Under-fire Gordon Smith makes abrupt exit from post as SFA chief

GORDON Smith's three-year reign as chief executive of the Scottish Football Association came to a dramatic and unexpected end yesterday when he resigned for what were described as personal reasons – just a day after a club chairman called his position "untenable" in a row over player discipline.

• Gordon Smith's position was described as 'untenable' at the weekend. Picture: Neil Hanna

A brief statement from Hampden did no more than confirm the 55-year-old's departure and promise more information today. "The Scottish FA can confirm that Gordon Smith has resigned from his post as chief executive," the statement read. "A further statement will be issued tomorrow."

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Smith has been regularly embroiled in controversy since he took over from David Taylor in June 2007, but has invariably come out fighting. However, he has yet to make any sustained defence of his behaviour in the matter which hit the headlines over the weekend, when he came under heavy fire from Livingston chairman Gordon McDougall over his hand in a disciplinary case involving Robbie Winters.

Smith has so far only said he had "no problem" with anyone looking into his involvement in the Winters case. This attitude suggests his resignation was not directly caused by it, and cannot be regarded as tantamount to an admission of guilt.

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But the controversy arising from it may turn out to have been the straw that broke the camel's back. With a family illness to deal with and an increasing feeling that the speed of change within the SFA was too slow, Smith could have felt that the row over Winters was one hassle too far. That would certainly appear to be more in character than any decision that he had in some way done wrong and had to pay with his job.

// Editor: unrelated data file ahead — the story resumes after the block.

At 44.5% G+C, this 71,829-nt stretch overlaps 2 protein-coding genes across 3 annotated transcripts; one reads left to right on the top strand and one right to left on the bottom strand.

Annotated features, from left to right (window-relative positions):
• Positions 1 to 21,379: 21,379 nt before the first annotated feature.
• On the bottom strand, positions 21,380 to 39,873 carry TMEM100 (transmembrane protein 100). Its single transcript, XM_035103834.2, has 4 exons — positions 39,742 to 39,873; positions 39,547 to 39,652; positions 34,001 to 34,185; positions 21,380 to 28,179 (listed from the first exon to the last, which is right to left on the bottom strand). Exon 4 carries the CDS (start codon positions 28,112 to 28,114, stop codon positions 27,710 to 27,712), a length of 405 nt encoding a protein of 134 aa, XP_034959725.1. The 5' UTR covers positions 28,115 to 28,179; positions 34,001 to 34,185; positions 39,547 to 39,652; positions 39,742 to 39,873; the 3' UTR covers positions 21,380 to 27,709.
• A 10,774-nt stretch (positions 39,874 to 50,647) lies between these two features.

McDougall's charge that Smith's position was "untenable" came after he claimed that the chief executive had personally intervened to get a committee to charge the Livingston player with deceiving a match official and ignored his own organisation's disciplinary procedures.

In a match on 20 February East Stirlingshire's Mike Bolochoweckyj was red-carded for fouling Winter but claimed the forward had dived. Smith was understood to have agreed and the disciplinary case went ahead – but was swiftly dismissed when it was heard.

McDougall, who has written to SFA president George Peat demanding a full independent inquiry, said Smith had to carry the can for exceeding his powers. "Gordon Smith over-stepped his authority and his own committee threw out the case," the Livingston chairman, who spent 12 years serving on SFA committees, said at the weekend.

"Who shoulders that responsibility? One man. This leaves him in an untenable position within the SFA in my view.

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"At the least, I see it as conduct which could see the chief executive's position scrutinised. It's incumbent on him to make sure his case is correct, but there were so many mistakes in one set of documents."

McDougall last night confirmed that he had received an acknowledgement from Peat of his letter, and was awaiting a fuller reply. He had been told to expect that reply yesterday, but understood that the SFA president had probably been kept too busy by Smith's resignation.

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Asked if he had been told whether that resignation was related to his complaint, McDougall said he had not, and expressed some sympathy with Smith. "It's too early to tell if the complaint had anything to do with it. There's no great satisfaction in seeing someone leave his job."

The SFA's delay in issuing any real explanation of the reasons for Smith's departure is understood to be because severance negotiations had not been completed. If a confidentiality agreement is reached with their former employee they may not offer any more substantial explanation today.

Smith, who gave up his dual careers as a football agent and media pundit to take the SFA job, quickly gained a higher profile than his predecessor. He played a prominent role in the appointments of George Burley and Craig Levein as Scotland managers, and was also active in international footballing matters.

The appointment of Levein was just one issue on which Smith and his colleagues clashed with a member club. In this instance Dundee United chairman Stephen Thompson complained that the SFA had treated his club "shabbily" and "disgracefully" over the issue of compensation for the manager's services.